This article applies the theoretical coordinates of inversion and 'cultural cannibalism' to Myles na Gopaleen's 1954 short story ‘Two in One’ to open it up as a multivalent parable that sustains several interrelated layers of meaning – biographical, political, aesthetic, cultural – each of which shares in the common element of an intense ambivalence. After exploring these themes by submitting 'Two in One' to queer and postcolonial readings, the article focuses on the story as a cultural parable that reflects Brian O’Nolan’s position as an Irish writer at mid-century, including his literary 'incorporations' of James Joyce. Ultimately, it is argued that in its striking imagery of taxidermy and cannibalism, ‘Two in One’ expresses the combination of strongly antithetical viewpoints that operates in such works of cultural transfer.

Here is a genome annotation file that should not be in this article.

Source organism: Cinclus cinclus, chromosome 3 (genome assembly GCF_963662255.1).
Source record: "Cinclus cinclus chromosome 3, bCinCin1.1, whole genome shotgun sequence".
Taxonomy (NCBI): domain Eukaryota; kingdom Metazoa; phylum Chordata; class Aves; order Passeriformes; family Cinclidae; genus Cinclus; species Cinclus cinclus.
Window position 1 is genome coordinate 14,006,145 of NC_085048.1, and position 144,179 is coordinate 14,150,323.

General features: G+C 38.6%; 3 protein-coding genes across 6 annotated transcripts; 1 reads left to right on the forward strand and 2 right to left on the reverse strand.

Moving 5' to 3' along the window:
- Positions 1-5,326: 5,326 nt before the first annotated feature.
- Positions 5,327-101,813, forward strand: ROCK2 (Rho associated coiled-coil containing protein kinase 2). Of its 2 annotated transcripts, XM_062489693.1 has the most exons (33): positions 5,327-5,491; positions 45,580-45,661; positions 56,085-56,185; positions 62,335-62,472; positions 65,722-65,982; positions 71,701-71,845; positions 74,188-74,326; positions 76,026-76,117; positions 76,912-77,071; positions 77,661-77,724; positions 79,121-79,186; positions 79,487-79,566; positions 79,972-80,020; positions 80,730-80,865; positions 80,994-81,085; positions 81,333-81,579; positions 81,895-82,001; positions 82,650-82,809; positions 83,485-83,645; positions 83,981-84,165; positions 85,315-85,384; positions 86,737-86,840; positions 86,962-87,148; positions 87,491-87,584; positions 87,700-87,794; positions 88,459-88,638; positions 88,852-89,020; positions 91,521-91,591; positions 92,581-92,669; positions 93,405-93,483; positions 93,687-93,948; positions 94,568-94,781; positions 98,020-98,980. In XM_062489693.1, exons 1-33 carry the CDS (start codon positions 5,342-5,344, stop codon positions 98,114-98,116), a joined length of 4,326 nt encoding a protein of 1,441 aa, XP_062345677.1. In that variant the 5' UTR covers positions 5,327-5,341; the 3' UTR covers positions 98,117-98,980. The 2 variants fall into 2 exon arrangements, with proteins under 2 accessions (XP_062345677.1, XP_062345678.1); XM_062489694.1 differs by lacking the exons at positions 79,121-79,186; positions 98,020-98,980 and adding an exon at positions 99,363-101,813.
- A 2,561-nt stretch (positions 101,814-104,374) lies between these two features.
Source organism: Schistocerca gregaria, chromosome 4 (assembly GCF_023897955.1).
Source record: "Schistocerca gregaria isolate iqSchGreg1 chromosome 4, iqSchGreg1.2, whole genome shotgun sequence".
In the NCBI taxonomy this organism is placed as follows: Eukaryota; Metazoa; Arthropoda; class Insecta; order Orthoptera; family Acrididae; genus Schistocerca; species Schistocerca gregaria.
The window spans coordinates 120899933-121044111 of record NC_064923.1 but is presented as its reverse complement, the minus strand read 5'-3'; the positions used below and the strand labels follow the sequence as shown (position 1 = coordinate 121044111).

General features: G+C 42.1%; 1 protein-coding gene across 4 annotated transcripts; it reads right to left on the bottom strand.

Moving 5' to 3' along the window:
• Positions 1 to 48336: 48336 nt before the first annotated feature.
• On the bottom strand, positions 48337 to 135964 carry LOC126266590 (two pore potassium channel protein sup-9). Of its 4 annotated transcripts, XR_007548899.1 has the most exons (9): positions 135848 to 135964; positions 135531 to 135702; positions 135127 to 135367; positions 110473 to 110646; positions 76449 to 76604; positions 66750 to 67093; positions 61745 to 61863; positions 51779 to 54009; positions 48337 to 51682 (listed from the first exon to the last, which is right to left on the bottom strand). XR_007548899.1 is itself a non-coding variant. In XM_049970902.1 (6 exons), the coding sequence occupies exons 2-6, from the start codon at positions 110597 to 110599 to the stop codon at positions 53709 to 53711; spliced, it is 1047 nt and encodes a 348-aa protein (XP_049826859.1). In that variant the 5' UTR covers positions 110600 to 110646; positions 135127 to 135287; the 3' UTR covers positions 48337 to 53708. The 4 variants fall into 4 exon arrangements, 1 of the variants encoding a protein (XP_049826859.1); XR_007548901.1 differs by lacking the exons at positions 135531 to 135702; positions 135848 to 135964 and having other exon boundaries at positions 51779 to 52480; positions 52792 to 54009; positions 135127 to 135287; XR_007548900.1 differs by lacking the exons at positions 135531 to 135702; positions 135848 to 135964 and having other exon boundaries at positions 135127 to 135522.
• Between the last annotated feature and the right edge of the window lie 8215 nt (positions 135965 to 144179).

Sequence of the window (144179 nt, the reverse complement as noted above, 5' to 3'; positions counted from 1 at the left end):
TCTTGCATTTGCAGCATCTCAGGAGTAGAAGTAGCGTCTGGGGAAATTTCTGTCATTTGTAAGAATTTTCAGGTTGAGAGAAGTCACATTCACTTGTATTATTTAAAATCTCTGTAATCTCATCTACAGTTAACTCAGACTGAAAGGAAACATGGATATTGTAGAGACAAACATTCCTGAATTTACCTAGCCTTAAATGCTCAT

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Keywords: James Joyce, Postcolonialism, Queer Theory, Cultural Transfer, Cannibalism, Inversion, Myles na Gopaleen, Two in One
How to Cite:
Rice T. J., (2016) “Inversion and Complementarity in ‘Two in One’”, The Parish Review: Journal of Flann O'Brien Studies 3(2), p.53-64. doi: https://doi.org/10.16995/pr.3216